Grace he created and published his first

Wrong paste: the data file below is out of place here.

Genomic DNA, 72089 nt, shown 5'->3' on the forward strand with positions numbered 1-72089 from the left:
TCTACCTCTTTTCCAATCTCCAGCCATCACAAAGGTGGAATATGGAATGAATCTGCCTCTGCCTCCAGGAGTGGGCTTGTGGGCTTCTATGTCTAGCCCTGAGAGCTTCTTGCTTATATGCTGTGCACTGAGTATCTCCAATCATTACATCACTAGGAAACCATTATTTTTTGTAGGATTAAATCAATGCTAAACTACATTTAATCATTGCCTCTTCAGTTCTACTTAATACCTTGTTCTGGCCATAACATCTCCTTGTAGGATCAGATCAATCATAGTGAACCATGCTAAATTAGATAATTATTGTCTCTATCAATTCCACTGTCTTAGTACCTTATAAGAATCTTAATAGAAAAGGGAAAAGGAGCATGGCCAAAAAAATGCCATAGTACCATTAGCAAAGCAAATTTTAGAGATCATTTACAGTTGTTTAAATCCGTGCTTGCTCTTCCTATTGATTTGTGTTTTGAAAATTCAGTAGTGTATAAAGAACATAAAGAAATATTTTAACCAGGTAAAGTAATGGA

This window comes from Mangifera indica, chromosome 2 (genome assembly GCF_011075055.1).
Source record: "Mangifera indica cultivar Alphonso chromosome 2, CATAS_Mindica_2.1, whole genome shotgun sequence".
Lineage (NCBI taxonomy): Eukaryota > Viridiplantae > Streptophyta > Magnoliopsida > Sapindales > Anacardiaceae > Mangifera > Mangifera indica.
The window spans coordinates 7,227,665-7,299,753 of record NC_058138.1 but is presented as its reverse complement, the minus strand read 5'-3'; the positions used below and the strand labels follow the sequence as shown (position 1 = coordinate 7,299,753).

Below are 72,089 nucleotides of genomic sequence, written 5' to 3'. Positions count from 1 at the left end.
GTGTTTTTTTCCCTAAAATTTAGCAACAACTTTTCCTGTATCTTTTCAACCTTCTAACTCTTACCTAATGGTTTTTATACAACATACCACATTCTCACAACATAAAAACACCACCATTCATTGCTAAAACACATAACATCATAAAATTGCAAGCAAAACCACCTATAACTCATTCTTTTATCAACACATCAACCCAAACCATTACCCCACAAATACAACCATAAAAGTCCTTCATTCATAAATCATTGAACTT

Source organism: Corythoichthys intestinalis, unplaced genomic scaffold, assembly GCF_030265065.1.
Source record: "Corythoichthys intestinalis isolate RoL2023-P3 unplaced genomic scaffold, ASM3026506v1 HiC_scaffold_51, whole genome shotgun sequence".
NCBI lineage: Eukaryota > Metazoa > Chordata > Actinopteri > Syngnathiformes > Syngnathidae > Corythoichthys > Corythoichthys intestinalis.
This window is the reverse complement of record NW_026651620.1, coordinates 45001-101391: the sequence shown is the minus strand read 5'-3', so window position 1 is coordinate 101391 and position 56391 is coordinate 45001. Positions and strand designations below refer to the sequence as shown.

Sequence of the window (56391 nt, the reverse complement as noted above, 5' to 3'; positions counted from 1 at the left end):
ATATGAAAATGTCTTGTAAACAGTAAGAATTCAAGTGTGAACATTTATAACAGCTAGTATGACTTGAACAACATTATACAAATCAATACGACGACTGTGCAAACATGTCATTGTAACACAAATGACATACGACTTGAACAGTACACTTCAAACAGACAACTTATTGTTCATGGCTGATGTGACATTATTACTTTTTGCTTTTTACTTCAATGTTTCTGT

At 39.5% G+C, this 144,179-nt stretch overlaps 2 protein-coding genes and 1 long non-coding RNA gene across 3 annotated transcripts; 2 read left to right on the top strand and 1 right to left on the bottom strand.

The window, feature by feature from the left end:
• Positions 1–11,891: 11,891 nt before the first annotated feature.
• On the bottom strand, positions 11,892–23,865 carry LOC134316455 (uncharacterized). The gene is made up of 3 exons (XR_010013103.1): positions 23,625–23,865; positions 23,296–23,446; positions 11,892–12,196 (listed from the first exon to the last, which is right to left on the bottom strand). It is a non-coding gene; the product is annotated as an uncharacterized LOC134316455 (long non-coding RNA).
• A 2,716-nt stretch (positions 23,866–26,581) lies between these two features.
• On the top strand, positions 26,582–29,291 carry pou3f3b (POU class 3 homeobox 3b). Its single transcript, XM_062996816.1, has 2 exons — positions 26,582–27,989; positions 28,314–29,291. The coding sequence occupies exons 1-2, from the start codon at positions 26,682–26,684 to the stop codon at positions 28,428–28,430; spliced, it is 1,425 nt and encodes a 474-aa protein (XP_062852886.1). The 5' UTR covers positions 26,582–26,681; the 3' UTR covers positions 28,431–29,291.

Grace WagnerMr. DaviesEnglish 10 honours7 December 2017The Pastoral Poet John Clare was born July 13, 1773, in Northamptonshire England. Clare was the son of a labourer, and at a young age of seven, he began working in the local farms. Raised in a poor family, Clare did not receive much of an education; this did not stop him from realizing that following in his dad’s footsteps was not what he was interested in, but poetry. Clare’s family also owned a small store of folk ballads, this gave Clare partial access to books that helped nursed his poetic gift. Almost all of Clare’s ideas came from his personal experiences and surroundings. Like most of us growing up, Clare went through a horrible break up. This break up added to the misfortune and hardships Clare had already gone through as a child. As a result of the series of unfortunate events, he created and published his first work that reflected upon his life. Clare’s poems show pastoral romanticism. In 1820, when Clare was just twenty-seven years old, he published his first book of poems, Descriptive of Rural Life and Scenery. “His poems in Descriptive of Rural Life and Scenery (1820) brought a short period of celebrity, but later volumes, including The Shepherd’s Calendar (1827) and The Rural Muse (1835), sold poorly.” (Clare 1). Clare’s first book was primarily about the beauty of rural England and his sadness at its destruction. Of all the four books that John Clare published,  Poems Descriptive of Rural Life and Scenery was his biggest hit selling over three thousand copies in just one year. People were going crazy over the lucid language and vivid descriptions of nature in his book. Clare was not yet a well-known poet, and it took a few month to get his book noticed and it soon created a stir. Clare first started to experience fame and celebrity while on a trip to London for his first book. The feeling Clare got from something he had worked so hard on, which was being spread all around the country and loved by so many, made him want to do nothing more than just publish more books. Later that same year, on a trip to London, Clare meet Martha Turner, the daughter of a neighboring farmer that he would soon marry. John and Martha had seven kids together. Unfortunately most of their kids died at a young age due to their infancy, and lived a horrible life in poverty. Needing to provide for their large family, plus his dependent father, Clare worked very hard to publish three other books. John Clair was the author of The Village Minstrel, The Shepherd’s Calendar, and The Rural Muse. Sadly, Clare’s next three books were not as much of a hit as their family hoped they would be. Although Clare’s books were praised by critics they were poorly sold and soon forgotten. A few months after Clair published his third book, The Shepherd’s Calendar, he realized that paying the bills was only going to get harder and harder, so he went to find a second job. Clare soon became a field labour and a tenant farmer on the farms in his town to help supplement his income. Clare never stopped writing. After a few years in the field, Clare published his fourth and final book, The Rural Muse. Once again,  it didn’t bring his family much more money. In 1835 Clare started to suffer from fears and delusions. He developed anxiety from his family’s poverty and that lead to mental problems and an alcohol addiction.  As the drinking got worse and his behavior got out of hand, Clare went crazy. Clare was quickly placed in a private asylum at High Beech where he would stay, far from his family, for four years. The longer Clare stayed in these insane asylums, the more his old friends seemed strange, the language they spoke seemed more like noise, and therefore, the crazier his poems got. As time passed, Clare’s health began to improve and he became homesick. In July, 1841, Clare escaped the private asylum, and walked over 80 miles, eating grass to feed his hunger, all the way to Northborough. Unfortunately for Clare, while his health was improving, he was still crazy. Clare’s time back at home did not last very long. Close to the end of 1841, Clare was thrown into the St.Andrew’s Asylum where he spent the last 23 years of his life staring at a blank wall and writing poems. Ironically, these poems were some of his best works.  John Clare died in prison on May 20, 1864, at the age seventy. “Though Clare lived to age seventy, the first third of his life is mostly silenced by poverty, and the last third by madness. Clare did and said infinitely less than other Romantic poets who lived half as long” (Kirsch 1).His body was sent to Helpston to be buried in the St. Botolph’s churchyard. In memory of John Clare, the people of Helpston built the “John Clare School.” Every year the children attending the school parade through the village and place their “midsummer cushion” around his gravestone in honor of their most famous resident. Like all famous poets, writers, or artist, their works are always more well known and famous after they have died. John Clare’s poems are recognized and leaned in schools all over the world. It’s hard to know nowadays if what we are reading is what John Clare actually wrote. A group of twentieth first century scholars have created a critical revaluation of Clare’s work. “The work left in manuscript-almost ten thousand crowded pages of poetry, letters, natural history notes, autobiographical sketches, and other prose writings-is mechanically and grammatically irregular, often all but illegible. Work published during the poet’s lifetime (four poetry books and numerous newspaper and magazine appearances of individual prose pieces as well as poems) had been censored, cut, corrected, and punctuated; and modern editors reading Clare for print still disagree about the desirable level of textual normalization (strong, mild, or none at all)” (Merrin 1).John Clare AnalysisAt the very beginning of John Clare’s poetry career, Clare published some of the most popular poems we read today. His most popular poem of all being “I Am”. In fact, most people familiar with John Clare’s poems would nickname “I Am” as “Clare’s best known poem.” “I Am” was written by Clare at some point in his life between Christmas 1841, and Christmas 1848. In the same years Clare wrote “I Am”, Clare was experiencing living in an insane asylum for the second time. The insane asylum is the setting in which “I Am” was written. Two to seven years later on  New Year’s Day, 1848, Clare’s poem,”I Am,” was finally published in the Bedford Times for everyone to read. John Clare expresses all of the emotions he goes through while in the insane asylum in a three stanza poem. The poem only being three stanzas long makes “I Am” seem diminutive compared to Clare’s other poems like “Badger”, “The Frightened Ploughman” and “Bird’s’ Lament”. However, it is full with just as many emotions. In the first two sentences of “I Am” the speaker expresses how deserted his friends make him feel. The speaker feels forgotten and no longer cared about by the people he cares about most. The speaker then compares himself to a memory. A memory that has been lost from the minds of his closest friends. Leaving the speaker feeling like nothing more than a dead body. In the final four sentences of the first stanza the speaker explains in detail even more about his empty life. Shadows are a symbol of his woes, which he suffers from alone. The “shadows” he experiences raise and vanish as time goes on in the asylum. They are painful, wild, and can not be prevented or stopped. The speaker then in the final line compares himself to vapor. The speaker compares himself to vapor because he feels as though he is nothing. Just like vapor which is lean, weak, and lacks actuality. At the beginning of the final line in the first stanza Clare repeats the title of this poem, “I Am,” using a simile. This is to remind us that even though the speaker compares himself to vapor he still has existence.In lines seven and eight at the start of the second stanza, the speaker describes how the workers at the insane asylum are treating him and his experience in isolation. Clare uses “Into the” to start both line seven and eight to remind us again that he is like vapor. In line seven the speaker uses the words “scorn” and “noise” to describe his experience in the asylum. “Noise” is used as a adjective because he feels that everything the workers are saying about him is fake talk that is just used to impress. The speaker then uses personification in line eight when he describes a dream and water coming to life. “Perhaps life is starting to look like a “living sea of waking dreams” because the speaker is starting to lose it mentally. Reality doesn’t seem “real” anymore.” (Clare 5).  In lines nine and ten the speaker uses a “vast shipwreck” to explain how everything he has once enjoyed has now turned into dust . There is nothing left of his life esteems proving that even in the ” living sea” there is ruin. The last two lines of the second stanza the speaker describes the people dearest to him as strangers. As if they have been removed from his life for a long enough time for the speaker to consider them as strangers. “The poem’s final stanza begins with the speaker longing for “scenes” where man has never been, and where women have never smiled or wept. (Clare 6).”  Although we do not know exactly what place the speaker is talking about we can infer it might be heaven considering he does mention that he wants to abide by God. The speaker has talked so much about dealing with deaths this far into the poem that he might have just wished for death itself upon him. By the speakers definition of living, one must be walking around with a smile on their face. Since the speaker is no longer happy and lives without a smile he is no longer living.  In the final three lines of Clare’s poem he concludes “I Am” with a simile to tell us how he wants to “sleep.” The speaker realizes that if he sleeps with his creator, like he once did in his childhood, it will become impossible for him to trouble anyone and for anyone to trouble him. It is very common to see gravestones with the words “rest in peace” written across it. Rest means sleep, so the speaker could also be inferring that his body is going to the grave to “rest” but his soul is going to meet his creator.Eleven to thirteen years after John Clare published his poem “I Am”, Clare began to write “Badger.” “Badger” was published sometime around 1836 when Clare was first beginning to suffer from anxiety and delusions. Since Clare got his idea for this poem from animal cruelty. Animal cruelty was a topic Clare care a lot about considering it is covered in many other poems by Clare. Originally  Clare wrote “Badger” excluding any punctuation. This gave “Badger” a spontaneous quality and a fast-paced poem to read. However, many editors have chosen to add punctuation to “Badger” to make it seem more “literary” and less natural than the original poem. The poem is written in three stanzas with fourteen lines in the first two stanzas and twelve lines in the third. “The abuse of animals as entertainment in the form of cockfighting, dog-fighting and badger baiting was widespread at the time, and Clare makes overt comment on this cruelty in the poem.” (Clare 2).In the first stanza of “Badger”, the speaker starts off by explaining the appearance of the badger. The speaker describes the badger as “old grunting”, which practically personifies the badger. The personification is continued throughout the rest of the stanza when Clare uses “old fox” to describe the fox with the goose. Next, the speaker describes how they capture a badger using their tools and dogs. It’s obvious that the badger does not live in peace with the badger baiters and domestic animals. Based on the the badger baiters behaviour while hunting, it appears that they find what they do to the badger joyous. They badger baiters begin to laugh and shout as they bait the badger giving them a mob-like quality. “In fact their actions are so cruel as to make the predatory fox, drop his prey.”(Green 1).The second stanza begins with the badger fighting back against the mastiffs. In this poem, Clare describes the mastiffs as heavy and savage like while emphasizing the puny structure of the badger. This is done to show that the size of the dogs compared to the badger does not alarm the badger one bit. The badger standing up against his bigger opponents, shows just how tenacious the badger actually is. In fact, the badger becomes the indimadating one and eventually turns away the dogs. This portrays the badger as a fearless warrior. Throughout the second stanza the badger baiters and mastiffs are characterized with negative connotations. The huge contrast between the personalities and appearance between the two characters really shows the courage of the outnumbered badger. The last stanza in “Badger” picks up where the last one left off. The badger, mastiffs, and badger baiters are still at war with each other, but the battle becomes more ruthless. In fact the fight has become so violent that the children watching become frightened, and their mothers are forced to remove them from the seen. In the second line of “Badger” we have the recurrence of the hunters laughs and giggles as the badger suffers. This reminds us of how cruel and apathetic the badger baiters personalities are. In lines three through seven the badger attempts to break free from the torture from the mastiffs and badger baiters. The human’s weapons are to powerful, and prevent the badger from escaping. We again witness the fearless warrior inside the badger as he continues to fight back through the mastiffs’ attacks and constant kicks from the boys and men. The badger fights till the last second before finally lying down to accept his death. The badger’s list of abuse he had to endure is so painful, it’s hard not to feel relieved that the badgers suffering is finally over. Romanticism is a movement in the arts and literature that originated in the late eighteenth century. Romanticism emphasized inspiration, subjectivity, and the primacy of an individual. John Clare incorporates romanticism in his poems by including nature, myth, emotion, symbols, and ideas about self and individualism. In John Clare’s poem, “I Am”, Clare incorporates romanticism by using shadows to symbolise his unhappiness. “I Am” also incorporates romanticism by explaining how he views his self worth while in the insane asylums. In John Clare’s poem ,”Badger”, Clare incorporates an element of romanticism into his poem by using a cultural tradition. Terrorizing animals in the mid 1800’s was a form of entertainment that families would attend very often. In poems other than “I Am” and “Badger”, Clare incorporates romanticism by talking about his childhood and his natural surroundings. “I Am” and “Badger” by John Clare are alike and unalike in a few ways. Both poems express elements of romanticism throughout. At the end of “I Am”, the speaker explains how many difficulties he has gone through, and how he would rather be dead then suffer. Similar to how to badger felt after he was abused so many times. The two poems are unalike because they show suffering in two different forms. In the poem “I Am”, the speaker is suffering mentally from the thoughts and feelings he has about being forgotten and unloved. While in “Badger”, the badger is suffering physically from the pain the badger baiters and mastiffs are putting him through.Conclusion In conclusion, I feel John Clare lived a very sad and depressed life. He tried hard to provide for his family by writing and publishing books. His misfortunes resulted in his family living in poverty, an alcohol addiction,  and ultimately incarceration in an insane asylum.  He was able to express himself through his poems, but it wasn’t until after his death that his writings were truly appreciated. Clare’s poems show pastoral romanticism. Work Cited”Clare, John.” Britannica Concise Encyclopedia. 2015. eLibrary. Wed. 07 Dec. 2017. Kirsch, Adam. “John Clare: A Biography / “I Am”: The selected poetry of John Clare.” Artform                                                                   International. 01 Oct. 2003: 42. eLibrary. Web. 07 Dec. 2017.Merrin, Jeredith. “John Clare for the twenty-First Century.” Southern Review. eLibrary. Web. 07    Dec. 2017.James, Lee. “Badger Analysis.” Enotes.com, Enotes.com, 23 Sept. 2017, “Badger – The Poem” Critical Guide to Poetry for Students Ed. Philip K. Jason. eNotes.com, Inc. 2002 eNotes.com 13 Jan, 2018 Charise, Andrea. “”I Am”” Encyclopedia of Literary Romanticism, Second Edition, Facts On File, 2014. Bloom’s Literature, online.infobase.com/HRC/Search/Details/36184?q=romanticism in john clare’s poems. Accessed 13 Jan. 2018.